'The Well Trodden Path': How Talking Openly About Vulvodynia Can Help Us Move Forward
Eighteen months after I had first been diagnosed with vulvodynia, I was sat
with my legs in stirrups while yet another gynecologist examined me. She
confirmed that my third diagnosis of dysesthetic vulvodynia was correct and
that I was on the right trajectory to manage the condition. The sensations that
I felt ranged from small electric shocks, to stinging and unbearable itching in
my vulval skin. She explained how “the nerves can misfire and make new
pathways. As the pain travels down this pathway more each day, it becomes
deeper and more embedded: a well trodden path.”
This remains the most useful description of chronic pain that I have heard
of. It seemed from my many doctor appointments and fevered research that the
medical fraternity could not accurately identify why this had happened, but the
metaphor served as a simple way of explaining the unfortunate changes in my
body. I had been diagnosed with chronic vulval pain (or vulvodynia) after a
prolonged thrush infection combined with a severe bladder infection. The
delicate tissues of my vulva recovered but the nerves had been altered causing
symptoms that ranged from constant burning to intractable itching. The new
pathways in my brain were winding and unpredictable.
The jumping around of symptoms has thoroughly confused me, my doctors and
those around me who have witnessed this journey. My symptoms at first including vulval burning combined with bladder pain had been successfully treated at one point, only to transform and become a bed of stinging nettles in my knickers. I had received two further diagnoses followed by a re-diagnosis of dysesthetic vulvodynia. Dysesthetic vulvodynia is a form of vulval pain that creates dysesthesia: an unpleasant nerve sensation.
It is certainly not life-threatening (for which I am extremely thankful) but it has impacted every aspect of my life. I have walked, with varying degrees of discomfort, many different routes to try and find an answer to this problem. These strange new pathways still exist in my brain but thankfully drug therapy keeps the trodden paths slightly overgrown, with fewer nasty flashes of pain and discomfort joining along for the journey.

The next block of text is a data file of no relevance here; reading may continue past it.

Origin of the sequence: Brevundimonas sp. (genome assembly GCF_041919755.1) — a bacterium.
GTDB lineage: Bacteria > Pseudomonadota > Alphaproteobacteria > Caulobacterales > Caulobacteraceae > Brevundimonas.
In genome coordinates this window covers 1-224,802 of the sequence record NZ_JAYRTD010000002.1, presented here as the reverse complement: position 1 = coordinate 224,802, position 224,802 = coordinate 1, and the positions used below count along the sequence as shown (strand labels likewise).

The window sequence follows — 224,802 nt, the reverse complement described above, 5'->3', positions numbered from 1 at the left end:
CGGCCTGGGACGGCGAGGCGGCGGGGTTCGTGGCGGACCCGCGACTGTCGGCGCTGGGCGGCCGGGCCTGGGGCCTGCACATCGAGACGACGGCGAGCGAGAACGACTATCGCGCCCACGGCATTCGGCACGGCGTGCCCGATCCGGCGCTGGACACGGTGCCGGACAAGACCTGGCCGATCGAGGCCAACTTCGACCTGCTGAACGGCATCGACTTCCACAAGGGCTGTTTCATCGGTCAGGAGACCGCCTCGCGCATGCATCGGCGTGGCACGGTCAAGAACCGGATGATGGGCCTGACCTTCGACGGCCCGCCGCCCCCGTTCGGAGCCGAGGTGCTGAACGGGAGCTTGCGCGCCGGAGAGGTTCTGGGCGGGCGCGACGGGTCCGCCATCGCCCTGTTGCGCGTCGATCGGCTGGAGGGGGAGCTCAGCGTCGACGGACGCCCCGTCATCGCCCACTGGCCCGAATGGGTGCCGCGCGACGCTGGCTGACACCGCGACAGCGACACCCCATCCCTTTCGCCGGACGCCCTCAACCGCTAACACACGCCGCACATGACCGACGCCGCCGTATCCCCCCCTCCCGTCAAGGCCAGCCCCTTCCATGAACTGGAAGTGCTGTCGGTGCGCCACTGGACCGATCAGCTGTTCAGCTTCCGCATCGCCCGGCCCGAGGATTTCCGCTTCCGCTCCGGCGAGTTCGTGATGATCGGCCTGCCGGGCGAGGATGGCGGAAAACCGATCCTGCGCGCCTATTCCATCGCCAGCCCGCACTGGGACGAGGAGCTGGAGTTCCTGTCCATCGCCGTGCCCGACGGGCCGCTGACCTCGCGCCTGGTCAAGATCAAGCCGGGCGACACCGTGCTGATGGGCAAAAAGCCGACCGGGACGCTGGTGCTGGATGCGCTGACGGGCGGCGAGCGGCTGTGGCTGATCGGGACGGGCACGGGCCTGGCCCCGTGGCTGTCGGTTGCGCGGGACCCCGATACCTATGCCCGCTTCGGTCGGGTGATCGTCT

The greatest challenges have been unexpected and certainly less physical:
the impact on my emotional and mental well-being was at worst life-altering and
at best destablizing; my relationships were tested with an invisible illness
that can be difficult to comprehend and my sex life was under threat.
At first I did not cope with the news that I had vulvodynia well. Uncontrollable crying and a sense that my world was coming to an end seemed a fair representation of my feelings. The stories that I read on the internet were so negative and sadly only a small proportion of the doctors that I had seen were positive in their outlook. My mental health suffered as a result of the negativity and unhelpful attitude of some medical practitioners. My savior has been a good counselor. Therapy and being able to unpick how I feel about my new condition and how to manage it was invaluable.
As my mood has changed with my physical symptoms and drug therapy, I have not always been able to be a good friend, a great colleague or a good girlfriend. Certainly at the beginning of my illness when I was contemplating how this would impact my life, there were continual waves of anger and bitterness. However, talking openly about vulvodynia, an illness that can affect 16 percent of women but that so few people speak openly about, and finding my voice enabled me to see a way forward: a way that would help me to explain my journey to those around me.
Relationships can be tested as you change and struggle as a result of an invisible illness, especially one that affects you on so many levels. At times I have weighed too heavily on those closest to me and had to step away from some situations that were too stressful, stress being a large contributory factor in vulvodynia symptoms. However, talking and writing about vulvodynia has helped to explain what it feels like and what impact it has to the uninitiated. I hope it can bring a message of thanks to those closest to me for their understanding and patience.
Finding your voice in the face of an invisible illness and being able to
bring images like the “well trodden path” into an arena outside of the clinical
treatment room can (I truly hope) bring a message to the newly diagnosed that
you can overcome, you can cope and you can thrive.
Getty Image by Grandfailure